Ok, here is another problem Ive spotted in the mind field of hardware issues and for people who continually bang their heads trying to fix them through PID tuning. .
If you have a housing that is covering over all of your electronics such as a plastic container,.. then when you descend or ascend quickly the pressure inside the container changes and gives your barometer an false reading.
For example if you descend quickly the pressure increases inside the container making the barometer think that you are descending faster than you actually are. So the APM will try to compensate this out and try to increase the throttle and this probably cause a bouncing behavior some people are finding happens .
Some may argue that the barometer cant be this sensitive, but I beg to differ because the pressure variation it can sense for the pressure variances in altitude that it works off is very fine. The pressure change inside the container even for horizontal flight will be enough to for it to sense the changes of pressure in the container.
This also includes pressure zones around the incoming and out going air stream around the props if they are to close to the container or even if you have an open center frame the pressure zone around the props can possibly still affect the barometer
I'm considering some fixes for this such as a tube that has a H tube branch at its end and that sits above or below the center board.
I would be interested to know what others view and ideas are on this. .
I think that you are right, and the problem may difficult to solve in multirotor. I'm studiing this from same weeks and seem that the pressure envelope during dynamic fligth is complex.
In my experience I found the pressure can drop going forward and . ramp going backward. then the quad go down in forward fly and go a little up in backward the same my happen going left and right.
Opening some large holes on the cover don't seems to solve the problem as I aspected ... !?
You can see this in this video:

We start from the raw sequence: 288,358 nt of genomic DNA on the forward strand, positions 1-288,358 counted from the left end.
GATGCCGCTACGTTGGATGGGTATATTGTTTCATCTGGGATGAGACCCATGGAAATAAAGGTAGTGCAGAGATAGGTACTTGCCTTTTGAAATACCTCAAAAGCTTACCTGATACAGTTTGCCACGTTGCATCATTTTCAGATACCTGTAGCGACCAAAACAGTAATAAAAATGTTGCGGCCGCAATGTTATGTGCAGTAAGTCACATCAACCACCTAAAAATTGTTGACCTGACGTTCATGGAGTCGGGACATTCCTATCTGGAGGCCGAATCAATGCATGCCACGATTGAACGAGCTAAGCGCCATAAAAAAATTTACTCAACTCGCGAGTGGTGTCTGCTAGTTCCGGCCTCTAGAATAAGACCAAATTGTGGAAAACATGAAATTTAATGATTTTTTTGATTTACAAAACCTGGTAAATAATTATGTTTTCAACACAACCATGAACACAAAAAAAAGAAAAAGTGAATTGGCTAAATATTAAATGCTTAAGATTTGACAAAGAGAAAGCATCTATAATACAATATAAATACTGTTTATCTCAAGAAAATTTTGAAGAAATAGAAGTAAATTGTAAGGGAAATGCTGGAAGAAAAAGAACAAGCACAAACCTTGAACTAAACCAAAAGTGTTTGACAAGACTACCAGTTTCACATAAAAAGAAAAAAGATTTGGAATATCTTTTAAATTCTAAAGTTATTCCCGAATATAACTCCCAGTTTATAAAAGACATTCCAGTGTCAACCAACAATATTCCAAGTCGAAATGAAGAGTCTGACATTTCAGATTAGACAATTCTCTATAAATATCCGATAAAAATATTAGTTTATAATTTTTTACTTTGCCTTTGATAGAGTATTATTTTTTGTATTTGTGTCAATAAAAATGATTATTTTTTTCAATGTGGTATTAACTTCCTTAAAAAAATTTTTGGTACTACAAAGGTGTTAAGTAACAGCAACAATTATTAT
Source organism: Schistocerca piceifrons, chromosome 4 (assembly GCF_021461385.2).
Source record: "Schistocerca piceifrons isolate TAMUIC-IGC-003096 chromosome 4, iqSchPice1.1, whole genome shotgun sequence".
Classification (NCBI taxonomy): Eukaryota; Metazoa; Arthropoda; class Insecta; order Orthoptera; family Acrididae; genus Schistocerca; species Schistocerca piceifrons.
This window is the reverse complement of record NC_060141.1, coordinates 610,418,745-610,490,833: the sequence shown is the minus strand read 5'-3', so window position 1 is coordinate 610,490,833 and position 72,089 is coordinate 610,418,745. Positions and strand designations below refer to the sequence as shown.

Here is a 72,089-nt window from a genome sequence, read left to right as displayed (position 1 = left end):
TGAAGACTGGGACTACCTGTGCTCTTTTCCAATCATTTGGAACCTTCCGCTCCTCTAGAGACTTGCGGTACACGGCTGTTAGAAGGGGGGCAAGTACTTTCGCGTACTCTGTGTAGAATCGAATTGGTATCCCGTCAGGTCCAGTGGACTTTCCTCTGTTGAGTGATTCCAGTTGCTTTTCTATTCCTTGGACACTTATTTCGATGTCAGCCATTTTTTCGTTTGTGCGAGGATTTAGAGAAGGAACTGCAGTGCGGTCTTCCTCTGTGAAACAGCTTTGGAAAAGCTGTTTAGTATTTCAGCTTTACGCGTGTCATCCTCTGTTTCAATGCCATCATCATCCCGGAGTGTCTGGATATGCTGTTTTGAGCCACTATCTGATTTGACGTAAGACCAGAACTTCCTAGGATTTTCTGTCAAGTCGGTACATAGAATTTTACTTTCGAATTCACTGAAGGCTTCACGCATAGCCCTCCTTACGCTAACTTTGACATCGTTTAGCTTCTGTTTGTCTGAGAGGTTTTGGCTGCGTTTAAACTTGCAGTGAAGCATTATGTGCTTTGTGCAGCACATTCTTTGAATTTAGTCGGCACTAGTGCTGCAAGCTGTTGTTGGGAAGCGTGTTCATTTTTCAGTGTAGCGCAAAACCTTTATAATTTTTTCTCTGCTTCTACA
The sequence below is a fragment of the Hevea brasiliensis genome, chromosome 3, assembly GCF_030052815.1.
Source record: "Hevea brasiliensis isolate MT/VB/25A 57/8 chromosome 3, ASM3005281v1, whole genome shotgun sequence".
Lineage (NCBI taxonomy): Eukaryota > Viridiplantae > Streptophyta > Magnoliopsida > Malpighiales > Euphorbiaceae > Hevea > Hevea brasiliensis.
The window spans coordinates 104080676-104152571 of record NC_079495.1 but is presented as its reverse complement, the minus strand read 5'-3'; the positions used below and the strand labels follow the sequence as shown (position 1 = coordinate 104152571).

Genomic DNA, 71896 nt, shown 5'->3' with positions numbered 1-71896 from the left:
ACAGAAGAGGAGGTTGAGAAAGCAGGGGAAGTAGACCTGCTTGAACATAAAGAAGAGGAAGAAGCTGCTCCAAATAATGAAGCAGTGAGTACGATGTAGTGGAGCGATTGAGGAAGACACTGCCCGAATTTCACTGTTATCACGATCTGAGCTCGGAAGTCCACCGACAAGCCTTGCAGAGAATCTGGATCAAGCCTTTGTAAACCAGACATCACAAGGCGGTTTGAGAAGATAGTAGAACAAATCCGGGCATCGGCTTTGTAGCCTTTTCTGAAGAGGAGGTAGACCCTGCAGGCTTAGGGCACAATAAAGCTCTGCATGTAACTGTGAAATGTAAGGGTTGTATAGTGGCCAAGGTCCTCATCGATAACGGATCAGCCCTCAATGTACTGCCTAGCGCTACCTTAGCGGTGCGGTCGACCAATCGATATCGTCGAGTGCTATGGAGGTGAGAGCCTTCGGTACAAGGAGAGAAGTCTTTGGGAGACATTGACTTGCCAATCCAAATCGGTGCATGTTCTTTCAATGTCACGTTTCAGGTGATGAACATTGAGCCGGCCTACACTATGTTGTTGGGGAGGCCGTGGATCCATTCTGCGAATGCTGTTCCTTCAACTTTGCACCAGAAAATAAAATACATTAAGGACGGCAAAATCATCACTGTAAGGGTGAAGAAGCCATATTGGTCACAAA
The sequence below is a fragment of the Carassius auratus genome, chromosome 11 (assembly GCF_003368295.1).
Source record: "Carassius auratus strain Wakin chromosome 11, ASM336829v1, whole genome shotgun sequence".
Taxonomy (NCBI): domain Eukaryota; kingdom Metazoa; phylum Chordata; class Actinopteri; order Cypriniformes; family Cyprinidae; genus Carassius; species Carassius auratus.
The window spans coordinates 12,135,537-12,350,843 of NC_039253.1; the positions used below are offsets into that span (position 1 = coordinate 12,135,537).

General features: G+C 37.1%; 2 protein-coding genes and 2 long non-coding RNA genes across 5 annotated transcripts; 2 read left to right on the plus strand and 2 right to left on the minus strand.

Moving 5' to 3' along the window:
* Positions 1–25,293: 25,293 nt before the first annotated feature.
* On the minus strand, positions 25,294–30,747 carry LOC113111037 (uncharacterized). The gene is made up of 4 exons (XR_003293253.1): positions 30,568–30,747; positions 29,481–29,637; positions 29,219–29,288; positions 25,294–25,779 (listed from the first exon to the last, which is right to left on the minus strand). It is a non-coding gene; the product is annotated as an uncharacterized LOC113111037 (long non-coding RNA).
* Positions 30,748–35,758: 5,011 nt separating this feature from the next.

I mesured the barometri altitude gap in 4 m/s forward fligth and I had more or less 1 m down in a 8 m/s I had close to 3 m.
Actualy I'm testing a tube that read pressure outside the box by same little pinholes
I think more peoples don't see this effect because they use the altitude hold only in near static position.
BTW My quad JJ-copter is a large customized MWii (was Aeroquad until last Dicember) with my own altitude hold sw. The MtoM size is 70 cm the props are 12x3.8, the baro is MS5611
The barometer measures air pressure and the new one on the APM 2 pretty accurately.
I believe that you have hit a on significant problem for Multicopters.
Finding an unaffected static air location is always hard even in conventional airplanes where it is also often used for determining air speed.
In Multicopters even without a dome, static air is really hard to come by and even if you did have an ability to position the sensor, it would be hard to know where to put it.
One effect that I have noticed is that if you have gusty updrafts or down drafts it also affects perceived altitude (ostensibly because of the relative air pressure difference) and the copter travels up or down accordingly potentially even to the ground.
Reality is that for tiny little very close to the ground vehicles like multicopters, an air pressure sensing device is a very inadequate means of gauging altitude especially on a moment to moment basis.
We have sonar but that only really works to about 12 feet or so AGL and it is essentially limited by physics in air from being effective at much greater distances.
What we need is a cheap and very small RADAR or LIDAR altimeter.
Why not just do like a Pitot tube? Planes seem to have no problem getting barometric even in 200+ mph airflow.
I think you guys are over thinking this.